The COVID-19 pandemic is affecting business in each and every sector of the economy and, indeed, all areas of life itself. Real estate is no exception. As agents, buyers and sellers look to gauge the likely short and long term market effects, they must also find new ways of conducting daily business. What is the state of the current market? What will tomorrow bring? How can we function today? With the ground beneath our feet shifting constantly, we examine the current situation.
Strong Current Real Estate Markets
“While retail is going through a transformative period due to changes in shopping habits and demographic trends, Canada’s office, industrial and multi-family residential rental markets have registered near-record low vacancy levels and near-record high rental rate averages,” writes Steve McLean for Real Estate News Exchange.1
Both residential and commercial markets have been strong throughout much of Canada leading up to the crisis. According to the Real Estate Board of Greater Vancouver, 2,150 homes were sold in the area during February of this year, representing a 44.9% increase over the same month in 2019. January’s numbers were also strong.2
Reports out of Ottawa also indicate that the early days of the COVID crisis have not yet dampened the city’s real estate boom. However, despite a flurry of recent activity in the area, Bill Meyer, owner of real estate firm Home Team Ottawa cautions that this could be the storm before the calm.
“This market is strong because some people still have to sell,” says Meyer. “They’re changing jobs or they’ve already bought a house and need to sell to pay for it. This could all come to a screeching halt. I can’t imagine people listing their homes in this (COVID-19) environment unless they have to.”3
Possible Effects of Looming Recession on Real Estate Markets
The reality, of course, is that nobody, at present, completely understands the long term ramifications that this crisis will hold for the economy as a whole. With stock markets in rapid decline and danger looming for various industries, many believe we are destined for a substantial economic downturn.
“Should the crisis last for an extended period, some organizations may be forced to adjust to the new economic reality by downsizing, which could potentially lead to reductions in staffing and real estate demand,” warns Keith Reading, research director for Morguard, an integrated real estate company.1
One piece of seemingly good news for the real estate market is the slashing of already low interest rates. Despite this, however, advertised rates for mortgages have actually increased.4 People will be fixing a keen eye on this situation to see how market and government forces influence what comes next.
Another reason for cautious optimism is the relative stability of real estate during times of economic uncertainty. With stock markets in flux, some investors look to commercial real estate as a more attractive place to park money.1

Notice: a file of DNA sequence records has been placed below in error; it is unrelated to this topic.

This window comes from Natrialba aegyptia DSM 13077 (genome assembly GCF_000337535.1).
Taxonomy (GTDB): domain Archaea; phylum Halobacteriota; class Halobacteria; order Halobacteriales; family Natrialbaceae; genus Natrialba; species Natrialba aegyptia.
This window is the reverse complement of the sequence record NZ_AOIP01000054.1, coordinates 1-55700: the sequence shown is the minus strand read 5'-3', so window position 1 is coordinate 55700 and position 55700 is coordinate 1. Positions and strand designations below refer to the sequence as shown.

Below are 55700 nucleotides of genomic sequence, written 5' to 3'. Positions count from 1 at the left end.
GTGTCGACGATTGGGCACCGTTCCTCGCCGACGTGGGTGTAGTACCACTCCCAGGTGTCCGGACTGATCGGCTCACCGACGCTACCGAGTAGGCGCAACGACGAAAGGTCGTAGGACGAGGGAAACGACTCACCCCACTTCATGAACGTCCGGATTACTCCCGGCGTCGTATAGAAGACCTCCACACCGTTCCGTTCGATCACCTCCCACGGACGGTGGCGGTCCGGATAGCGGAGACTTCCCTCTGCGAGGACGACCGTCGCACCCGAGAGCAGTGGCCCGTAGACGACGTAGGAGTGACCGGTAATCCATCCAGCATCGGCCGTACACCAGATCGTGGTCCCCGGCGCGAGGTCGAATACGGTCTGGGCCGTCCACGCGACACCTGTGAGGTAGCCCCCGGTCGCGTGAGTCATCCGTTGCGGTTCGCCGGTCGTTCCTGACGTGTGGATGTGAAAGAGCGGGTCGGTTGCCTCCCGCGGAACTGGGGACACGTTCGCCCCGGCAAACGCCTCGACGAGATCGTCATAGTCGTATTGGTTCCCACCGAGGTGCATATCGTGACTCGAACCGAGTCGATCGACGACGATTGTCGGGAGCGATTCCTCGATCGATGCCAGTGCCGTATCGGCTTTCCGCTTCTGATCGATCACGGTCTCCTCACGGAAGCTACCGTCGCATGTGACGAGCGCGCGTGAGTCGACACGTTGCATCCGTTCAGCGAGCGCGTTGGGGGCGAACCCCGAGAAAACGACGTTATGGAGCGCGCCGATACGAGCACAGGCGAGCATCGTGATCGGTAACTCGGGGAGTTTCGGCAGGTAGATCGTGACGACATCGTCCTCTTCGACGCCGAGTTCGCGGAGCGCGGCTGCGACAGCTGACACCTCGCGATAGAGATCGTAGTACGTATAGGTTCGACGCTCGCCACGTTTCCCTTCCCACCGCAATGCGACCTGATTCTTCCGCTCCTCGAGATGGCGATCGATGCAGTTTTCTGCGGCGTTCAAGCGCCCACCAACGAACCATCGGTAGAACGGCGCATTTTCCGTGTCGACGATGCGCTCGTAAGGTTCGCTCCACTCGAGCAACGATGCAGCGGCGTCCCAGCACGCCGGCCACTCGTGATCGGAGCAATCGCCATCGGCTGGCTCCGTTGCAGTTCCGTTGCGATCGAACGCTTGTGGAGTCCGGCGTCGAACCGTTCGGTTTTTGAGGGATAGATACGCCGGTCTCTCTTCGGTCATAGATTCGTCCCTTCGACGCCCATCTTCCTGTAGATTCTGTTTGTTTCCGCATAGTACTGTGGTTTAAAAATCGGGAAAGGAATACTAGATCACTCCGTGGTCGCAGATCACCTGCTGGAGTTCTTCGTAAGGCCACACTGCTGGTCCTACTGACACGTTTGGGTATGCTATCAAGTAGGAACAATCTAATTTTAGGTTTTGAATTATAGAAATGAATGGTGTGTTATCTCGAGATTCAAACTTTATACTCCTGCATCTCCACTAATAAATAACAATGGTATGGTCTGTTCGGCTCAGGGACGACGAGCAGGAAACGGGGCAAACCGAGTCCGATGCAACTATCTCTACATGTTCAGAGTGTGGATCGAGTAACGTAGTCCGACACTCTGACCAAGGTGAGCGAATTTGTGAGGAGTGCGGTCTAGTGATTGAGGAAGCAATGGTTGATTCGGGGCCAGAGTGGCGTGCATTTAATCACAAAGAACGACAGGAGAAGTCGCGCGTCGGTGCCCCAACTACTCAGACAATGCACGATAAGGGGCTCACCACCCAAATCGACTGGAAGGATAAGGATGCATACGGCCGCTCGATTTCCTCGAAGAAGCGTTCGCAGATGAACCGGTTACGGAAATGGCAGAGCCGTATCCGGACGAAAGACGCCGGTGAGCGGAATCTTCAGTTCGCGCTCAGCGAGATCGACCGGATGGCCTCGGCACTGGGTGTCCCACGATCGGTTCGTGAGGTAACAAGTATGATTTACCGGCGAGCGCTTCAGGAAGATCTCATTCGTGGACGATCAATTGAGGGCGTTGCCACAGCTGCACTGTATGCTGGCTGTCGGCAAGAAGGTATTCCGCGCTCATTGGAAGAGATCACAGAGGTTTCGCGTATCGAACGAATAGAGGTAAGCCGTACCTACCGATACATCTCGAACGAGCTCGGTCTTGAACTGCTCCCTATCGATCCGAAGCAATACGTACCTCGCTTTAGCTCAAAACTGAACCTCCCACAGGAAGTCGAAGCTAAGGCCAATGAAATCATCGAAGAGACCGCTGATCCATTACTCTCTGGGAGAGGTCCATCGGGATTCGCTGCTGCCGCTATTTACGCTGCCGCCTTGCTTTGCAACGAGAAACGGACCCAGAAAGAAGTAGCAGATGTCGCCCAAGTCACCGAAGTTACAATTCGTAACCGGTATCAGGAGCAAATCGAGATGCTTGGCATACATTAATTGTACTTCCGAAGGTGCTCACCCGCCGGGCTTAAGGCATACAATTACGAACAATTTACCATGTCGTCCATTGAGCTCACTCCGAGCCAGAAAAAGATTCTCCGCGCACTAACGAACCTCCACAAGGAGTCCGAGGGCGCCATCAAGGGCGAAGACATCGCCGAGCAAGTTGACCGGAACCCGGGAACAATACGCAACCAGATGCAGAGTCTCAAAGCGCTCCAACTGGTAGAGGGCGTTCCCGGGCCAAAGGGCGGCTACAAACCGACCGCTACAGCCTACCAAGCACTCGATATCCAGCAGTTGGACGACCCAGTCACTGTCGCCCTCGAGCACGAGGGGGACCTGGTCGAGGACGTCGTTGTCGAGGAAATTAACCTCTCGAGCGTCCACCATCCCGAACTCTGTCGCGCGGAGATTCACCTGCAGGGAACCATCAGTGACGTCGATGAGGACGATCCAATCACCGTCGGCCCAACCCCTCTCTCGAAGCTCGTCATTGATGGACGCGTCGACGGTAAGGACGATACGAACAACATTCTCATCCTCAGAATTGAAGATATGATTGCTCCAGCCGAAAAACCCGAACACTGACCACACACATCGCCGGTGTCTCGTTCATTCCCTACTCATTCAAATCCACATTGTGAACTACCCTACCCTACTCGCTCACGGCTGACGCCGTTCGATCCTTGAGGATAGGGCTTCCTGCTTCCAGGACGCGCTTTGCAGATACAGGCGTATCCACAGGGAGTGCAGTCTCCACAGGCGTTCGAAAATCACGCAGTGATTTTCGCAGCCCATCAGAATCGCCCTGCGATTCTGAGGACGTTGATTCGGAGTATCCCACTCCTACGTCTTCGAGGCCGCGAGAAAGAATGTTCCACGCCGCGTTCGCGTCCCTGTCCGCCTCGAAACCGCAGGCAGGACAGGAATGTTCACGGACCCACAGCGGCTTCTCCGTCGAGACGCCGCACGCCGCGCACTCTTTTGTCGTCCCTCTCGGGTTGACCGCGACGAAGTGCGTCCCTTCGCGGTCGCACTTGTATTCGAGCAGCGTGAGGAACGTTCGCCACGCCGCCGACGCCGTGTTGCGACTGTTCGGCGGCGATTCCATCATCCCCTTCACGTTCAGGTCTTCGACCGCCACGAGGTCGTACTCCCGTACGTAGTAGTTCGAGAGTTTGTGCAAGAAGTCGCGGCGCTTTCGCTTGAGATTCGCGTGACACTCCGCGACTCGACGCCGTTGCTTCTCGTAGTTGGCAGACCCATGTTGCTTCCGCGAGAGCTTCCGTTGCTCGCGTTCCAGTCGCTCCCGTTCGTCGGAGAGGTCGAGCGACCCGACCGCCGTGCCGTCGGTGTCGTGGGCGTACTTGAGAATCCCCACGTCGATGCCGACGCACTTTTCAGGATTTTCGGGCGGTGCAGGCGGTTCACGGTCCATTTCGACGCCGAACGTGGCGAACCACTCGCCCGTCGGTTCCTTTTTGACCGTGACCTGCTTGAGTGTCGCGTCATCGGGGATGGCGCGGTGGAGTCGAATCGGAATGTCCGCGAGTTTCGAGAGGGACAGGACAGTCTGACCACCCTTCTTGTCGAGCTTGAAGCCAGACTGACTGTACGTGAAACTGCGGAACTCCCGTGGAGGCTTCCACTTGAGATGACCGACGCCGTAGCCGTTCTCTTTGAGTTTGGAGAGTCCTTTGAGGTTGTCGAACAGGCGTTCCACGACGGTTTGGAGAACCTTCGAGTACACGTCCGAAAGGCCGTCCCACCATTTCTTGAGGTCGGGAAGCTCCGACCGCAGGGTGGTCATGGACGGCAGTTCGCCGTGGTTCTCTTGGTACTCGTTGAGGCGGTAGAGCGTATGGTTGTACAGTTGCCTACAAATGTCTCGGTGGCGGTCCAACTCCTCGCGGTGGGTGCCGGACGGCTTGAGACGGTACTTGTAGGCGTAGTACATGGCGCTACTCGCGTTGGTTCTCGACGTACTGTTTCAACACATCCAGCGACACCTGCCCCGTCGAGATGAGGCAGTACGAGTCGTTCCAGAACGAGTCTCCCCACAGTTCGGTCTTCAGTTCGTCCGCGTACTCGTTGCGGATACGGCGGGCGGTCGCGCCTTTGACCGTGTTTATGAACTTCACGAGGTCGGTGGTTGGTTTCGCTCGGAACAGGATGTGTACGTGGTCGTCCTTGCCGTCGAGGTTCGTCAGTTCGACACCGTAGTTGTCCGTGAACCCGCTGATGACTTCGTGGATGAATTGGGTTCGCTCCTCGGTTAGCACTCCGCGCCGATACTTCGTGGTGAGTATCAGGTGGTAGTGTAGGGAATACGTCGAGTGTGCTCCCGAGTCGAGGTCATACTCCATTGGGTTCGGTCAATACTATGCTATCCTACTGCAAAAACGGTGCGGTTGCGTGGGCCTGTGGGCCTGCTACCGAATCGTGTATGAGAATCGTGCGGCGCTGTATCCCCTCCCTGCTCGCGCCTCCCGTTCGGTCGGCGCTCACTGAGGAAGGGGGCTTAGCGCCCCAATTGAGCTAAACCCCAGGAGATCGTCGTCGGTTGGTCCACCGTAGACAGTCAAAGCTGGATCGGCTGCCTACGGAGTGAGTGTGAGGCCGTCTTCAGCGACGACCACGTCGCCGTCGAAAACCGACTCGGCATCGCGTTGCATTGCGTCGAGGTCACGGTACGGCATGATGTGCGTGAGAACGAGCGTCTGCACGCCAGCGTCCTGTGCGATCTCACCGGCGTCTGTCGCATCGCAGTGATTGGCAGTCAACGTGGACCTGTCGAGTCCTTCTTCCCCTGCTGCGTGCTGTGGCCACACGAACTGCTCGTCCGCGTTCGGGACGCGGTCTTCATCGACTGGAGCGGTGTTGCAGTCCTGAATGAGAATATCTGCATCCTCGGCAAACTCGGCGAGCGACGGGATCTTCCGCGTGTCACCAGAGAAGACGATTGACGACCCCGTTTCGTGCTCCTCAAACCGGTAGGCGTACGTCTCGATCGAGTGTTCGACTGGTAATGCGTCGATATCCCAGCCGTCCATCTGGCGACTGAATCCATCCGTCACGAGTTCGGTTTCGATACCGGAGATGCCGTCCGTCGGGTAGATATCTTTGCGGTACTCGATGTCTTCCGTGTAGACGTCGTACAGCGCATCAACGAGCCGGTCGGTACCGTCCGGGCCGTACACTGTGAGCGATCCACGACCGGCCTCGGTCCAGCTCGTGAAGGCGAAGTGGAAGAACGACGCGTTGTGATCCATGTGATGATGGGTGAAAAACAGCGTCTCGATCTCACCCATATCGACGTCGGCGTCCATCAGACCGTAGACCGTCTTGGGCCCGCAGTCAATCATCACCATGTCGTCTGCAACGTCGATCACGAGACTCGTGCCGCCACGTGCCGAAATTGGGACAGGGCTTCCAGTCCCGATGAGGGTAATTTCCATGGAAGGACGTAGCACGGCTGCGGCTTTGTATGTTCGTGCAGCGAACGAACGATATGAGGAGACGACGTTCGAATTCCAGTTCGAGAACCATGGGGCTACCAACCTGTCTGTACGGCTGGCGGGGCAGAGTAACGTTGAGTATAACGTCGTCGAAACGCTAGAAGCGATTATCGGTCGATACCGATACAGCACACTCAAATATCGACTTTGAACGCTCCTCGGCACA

“I think people naturally look to housing as an investment. It’s what we call a tangible asset,” says Sean Morrison, president of the Ontario Real Estate Association. 5
Day to Day Business, Cancelled Open Houses
Notwithstanding the long term ramifications of COVID-19, real estate agents, like the population at large, are looking for ways to conduct day to day business during this era of ‘social distancing’.
Open houses, a pivotal part of the selling strategy, suddenly seem so 2019. The Ontario Real Estate Association has asked realtors to halt holding the events.
“I am calling on all realtors to cease holding open houses during this crisis and advise their clients to cancel any that are planned,” said Sean Morrison.5
Such industry specific action is likely to become a moot point as new regulations unfold at the provincial and federal levels on a day to day basis.
For the time being, individual showings remain an option, although increased caution is advised. Hand sanitizers should be available on site, and disinfectant wipes should be utilized liberally throughout the space. Doors should be left open to avoid the unnecessary touching of doorknobs.
Perhaps a better option is a virtual tour. While buyers are not likely to sign on the dotted line sight unseen, 360 tours, panoramic pictures and a wealth of online information make it possible to do the vast majority of pre-screening remotely. Even signatures can be obtained electronically, further limiting the necessity of person to person contact.
Agents, for their part, are doing a great deal of their work from home offices, making use of video chats. Those who must visit the office are doing so during staggered hours, while practicing social distancing when co-workers are present.
With all of this digital infrastructure in place, real estate agents are well positioned to continue their work during this tumultuous period. Agents, though, are often highly social creatures and nothing can duplicate an actual walk through. For these reasons, agents, buyers and sellers will look forward to an eventual return to relative normalcy.